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Front. Pediatr., 17 September 2015 |

Work–life balance is an illusion: replace guilt with acceptance

  • Children’s National Health Systems, Washington, DC, USA

We walk with the ghosts of our patients every day of our lives. We chose critical care medicine because we love our work and are honored by the opportunity families give us to enter their lives when they are most vulnerable. We cannot develop these deep relationships that involve life and death then pretend those emotions and family stories do not enter our home lives. My work is my life and my life is my work. The concept of needing a balance between the two ignores that the fluid lines between work and life are frequently blurred.

When I see an ill child who shares a trait with one of my children, such as same age, hair color, smile, or sassiness, I have unintentionally allowed my life to enter my work realm. Similarly, while I am on vacation at the beach and subconsciously survey the scene to detect who looks ill and play out exactly how I would resuscitate that red lobster of a man, work has infiltrated my life.

I was riddled with grief and remorse while on maternity leave with my first child when I wrote and submitted my first NIH grant. I read articles on my smart phone while feeding. I did not nap when the baby napped as the mantra demands. I napped when I hit a writer’s block. I awoke at 02:00 a.m. while the baby was still asleep because I was motivated by an idea that entered my sensorium and I needed to sketch it out. I fielded questions from fellows seeking advice on their job search. I approved institutional review board submissions, phoned-in to research mentorship meetings, and submitted abstracts to national conferences. I also spent countless hours staring into the eyes of the child we created. When I returned to work, I was energized and felt rested, yet the constant chatter from my colleagues included statements judging my ability to have enjoyed my maternity leave. I must not have bonded with my child. How could my work–life balance be so off?

During my second maternity leave 2 years later, I made a promise to protect this valuable, precious time and to savor these magical moments. I disabled work email from my smart phone. I canceled all work-related meetings and slept. I did not submit any abstracts, manuscripts, or grants. The only articles I read were from the New York Times. My computer battery died unrecognized by me for weeks. I took that little girl everywhere and filled my day completely with child-centric activities. When I returned to work I was energized and rested. I was still immersed in guilt despite following the rules of maternity leave to a tee. This time guilt and overwhelming doom arose from the mountain of tasks ahead of me. It took three full days to manage emails and re-establish regularly scheduled meetings. There were no lectures scheduled, no new research protocols to activate and I was swamped by clinical commitments. I returned home exhausted with limited capacity to be an active parent. My work–life had swung completely into chaos. I asked again, how could my work–life balance be so off?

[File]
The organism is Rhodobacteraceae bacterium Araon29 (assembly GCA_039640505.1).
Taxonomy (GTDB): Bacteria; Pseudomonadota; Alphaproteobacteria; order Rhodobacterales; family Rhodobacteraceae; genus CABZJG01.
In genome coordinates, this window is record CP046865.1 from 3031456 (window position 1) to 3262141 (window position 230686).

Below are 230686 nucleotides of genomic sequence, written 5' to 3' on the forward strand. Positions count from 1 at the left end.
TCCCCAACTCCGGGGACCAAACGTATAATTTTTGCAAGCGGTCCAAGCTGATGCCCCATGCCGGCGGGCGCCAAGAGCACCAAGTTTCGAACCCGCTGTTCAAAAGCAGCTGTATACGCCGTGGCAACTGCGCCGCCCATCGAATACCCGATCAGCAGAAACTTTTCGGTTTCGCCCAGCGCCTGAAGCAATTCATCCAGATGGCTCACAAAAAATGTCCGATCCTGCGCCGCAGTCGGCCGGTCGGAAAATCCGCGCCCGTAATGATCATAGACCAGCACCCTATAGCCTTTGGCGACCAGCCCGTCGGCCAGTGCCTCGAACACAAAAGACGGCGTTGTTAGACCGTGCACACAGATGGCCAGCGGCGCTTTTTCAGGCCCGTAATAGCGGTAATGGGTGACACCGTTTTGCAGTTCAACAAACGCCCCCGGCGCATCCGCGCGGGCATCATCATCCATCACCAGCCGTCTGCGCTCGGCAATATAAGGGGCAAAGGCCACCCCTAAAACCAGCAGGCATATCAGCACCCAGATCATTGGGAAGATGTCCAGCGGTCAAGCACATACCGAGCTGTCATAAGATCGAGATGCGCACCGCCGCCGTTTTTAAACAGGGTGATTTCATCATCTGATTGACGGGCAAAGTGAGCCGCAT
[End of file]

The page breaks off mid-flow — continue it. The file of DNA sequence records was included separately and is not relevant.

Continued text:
Two years later, I enjoyed the birth of my third child. I made no promises to myself. I put no restrictions on what I could and could not do while on maternity leave. I allowed myself to just be. I wrote when motivated, slept when tired, and parented when it seemed fitting. My days were fluid, unencumbered, productive, and loving. When I returned to work, I was energized and rested and guilt-free.

As intensivists, we make hundreds of decisions daily (1) and I would venture to guess that most decisions are good ones. Finding the key to work–life balance for me was having trust in my skills as an intensivist; acknowledging that these decision-making skills guide me in all my life decisions. I mostly make good decisions when deciding how best to spend my time. The most efficient and meaningful way to spend my time is to combine all aspects of my life and let them ebb and flow as naturally indicated.